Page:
But biologically speaking, dating and mating have evolved for a reason, and in a time before contraceptives and sparser resources, this put a certain responsibility on the question with whom to mate: as evolutionary psychologist David Buss points out, we have evolved sophisticated strategies to quickly assess potential mate value and to judge if a respective partner will have the resources and genes to increase the chance of healthy and surviving offspring, and indeed we are quite good at picking up many important often unconscious cues already in the first minutes of meeting someone new. And while now we could potentially date until we are 100, the aim of many marriages is to build a family, which puts additional biological constraints on a realistic time period we have for exploring our options.

Finding your soulmate ain’t easy, but assuming you want to be married by 32-35 (which is the average age for women and men, respectively), and start seriously dating around 18, you have some 15 years to roam around living the single life. Mathematics then teaches us that should explore dating for at least 15/e=5.3 years and then settle on the partner that was “better” than everyone else before, whatever that means. Sorry to break this to all the high-school sweethearts, but optimal stopping theory is not on your side.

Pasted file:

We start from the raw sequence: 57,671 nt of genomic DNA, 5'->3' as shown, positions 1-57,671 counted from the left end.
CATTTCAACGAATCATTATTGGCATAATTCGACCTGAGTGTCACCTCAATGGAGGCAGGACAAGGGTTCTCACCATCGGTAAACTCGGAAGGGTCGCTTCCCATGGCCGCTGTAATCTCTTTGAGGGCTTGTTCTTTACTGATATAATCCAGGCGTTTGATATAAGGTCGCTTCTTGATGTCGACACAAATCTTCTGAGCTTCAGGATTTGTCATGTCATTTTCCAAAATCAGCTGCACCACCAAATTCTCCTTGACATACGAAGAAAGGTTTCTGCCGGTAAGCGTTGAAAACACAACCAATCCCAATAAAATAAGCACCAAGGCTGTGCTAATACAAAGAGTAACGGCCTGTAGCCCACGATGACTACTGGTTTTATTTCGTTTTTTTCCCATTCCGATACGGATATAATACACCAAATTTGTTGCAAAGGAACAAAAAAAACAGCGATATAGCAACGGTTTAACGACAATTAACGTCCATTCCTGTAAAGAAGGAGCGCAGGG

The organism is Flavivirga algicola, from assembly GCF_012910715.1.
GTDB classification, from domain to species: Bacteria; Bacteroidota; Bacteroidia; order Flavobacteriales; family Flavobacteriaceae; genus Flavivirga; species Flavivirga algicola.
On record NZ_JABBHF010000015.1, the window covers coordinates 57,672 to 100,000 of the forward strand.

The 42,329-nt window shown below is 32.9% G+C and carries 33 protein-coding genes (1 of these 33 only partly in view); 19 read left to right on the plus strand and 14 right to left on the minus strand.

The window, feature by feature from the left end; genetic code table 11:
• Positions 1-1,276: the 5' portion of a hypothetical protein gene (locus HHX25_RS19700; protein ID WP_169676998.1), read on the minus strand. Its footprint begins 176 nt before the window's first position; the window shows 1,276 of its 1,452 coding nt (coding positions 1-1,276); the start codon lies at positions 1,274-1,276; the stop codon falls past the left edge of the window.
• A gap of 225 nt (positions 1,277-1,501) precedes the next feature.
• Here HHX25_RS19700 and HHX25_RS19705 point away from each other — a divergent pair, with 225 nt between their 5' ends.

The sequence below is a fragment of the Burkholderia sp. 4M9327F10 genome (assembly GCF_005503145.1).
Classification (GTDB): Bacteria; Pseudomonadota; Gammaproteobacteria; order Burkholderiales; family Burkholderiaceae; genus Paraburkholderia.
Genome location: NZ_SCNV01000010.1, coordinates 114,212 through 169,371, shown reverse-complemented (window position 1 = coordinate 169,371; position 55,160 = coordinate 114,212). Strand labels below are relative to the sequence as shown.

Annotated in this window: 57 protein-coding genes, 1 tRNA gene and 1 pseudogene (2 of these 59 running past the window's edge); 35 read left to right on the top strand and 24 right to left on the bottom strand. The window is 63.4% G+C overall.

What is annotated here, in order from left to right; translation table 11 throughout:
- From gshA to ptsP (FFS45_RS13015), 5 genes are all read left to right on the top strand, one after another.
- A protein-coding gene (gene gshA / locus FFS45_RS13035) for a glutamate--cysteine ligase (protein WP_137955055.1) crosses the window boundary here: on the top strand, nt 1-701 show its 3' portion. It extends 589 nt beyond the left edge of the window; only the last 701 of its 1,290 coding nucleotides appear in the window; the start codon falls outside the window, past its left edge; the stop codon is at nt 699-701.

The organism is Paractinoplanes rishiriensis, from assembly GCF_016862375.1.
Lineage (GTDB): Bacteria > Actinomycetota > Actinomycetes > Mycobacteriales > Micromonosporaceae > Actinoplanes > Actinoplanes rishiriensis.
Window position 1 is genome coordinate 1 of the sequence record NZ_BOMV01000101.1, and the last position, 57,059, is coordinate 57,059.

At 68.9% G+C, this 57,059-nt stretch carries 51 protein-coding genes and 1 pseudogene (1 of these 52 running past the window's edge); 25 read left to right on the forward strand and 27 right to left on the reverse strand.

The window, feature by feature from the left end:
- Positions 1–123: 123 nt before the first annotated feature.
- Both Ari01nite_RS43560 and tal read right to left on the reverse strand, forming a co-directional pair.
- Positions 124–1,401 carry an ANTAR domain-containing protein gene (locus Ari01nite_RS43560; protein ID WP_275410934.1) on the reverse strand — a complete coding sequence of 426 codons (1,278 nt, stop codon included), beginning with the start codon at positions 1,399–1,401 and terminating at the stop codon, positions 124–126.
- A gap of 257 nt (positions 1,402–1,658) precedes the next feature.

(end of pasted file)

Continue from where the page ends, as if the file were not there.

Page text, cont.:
The secret formula for finding true love, powered by optimal stopping theory.

This insight can have practical consequences: as Danny Kahneman explains in Thinking, Fast and Slow, human brains are prone to loss aversion. We fear loosing something much more than we are happy about winning something of equivalent value. So be it in our dating lives, on the house market or when looking for a job: many of us tend to agree to the next best thing for fear of ending up with nothing.

The pressure we put on ourselves and the fear of ending up with empty hands can frequently stand in the way of giving ourselves enough time for exploration. While this might come across as hyperrational, it has actually changed my perspective in a very useful way on several things in my life, for example when it came to taking a sabbatical and switching fields after my master’s degree (in the sense you shouldn’t necessarily settle your life on the first thing you picked at the end of your teenage years).

Mathematics shows us we shouldn’t exclusively see exploring as taking a risk, but also as a means to find places in our lifes where it might be more optimal to stop.

And who knows, if we play by this rule we might even end up with our soulmate, and live (with 37% probability) happily ever after.

About the Author

Manuel Brenner studied Physics at the University of Heidelberg and is now pursuing his PhD in Theoretical Neuroscience at the Central Institute for Mental Health in Mannheim at the intersection between AI, Neuroscience and Mental Health. He is head of Content Creation for ACIT, for which he hosts the ACIT Science Podcast. He is interested in music, photography, chess, meditation, cooking, and many other things. Connect with him on LinkedIn at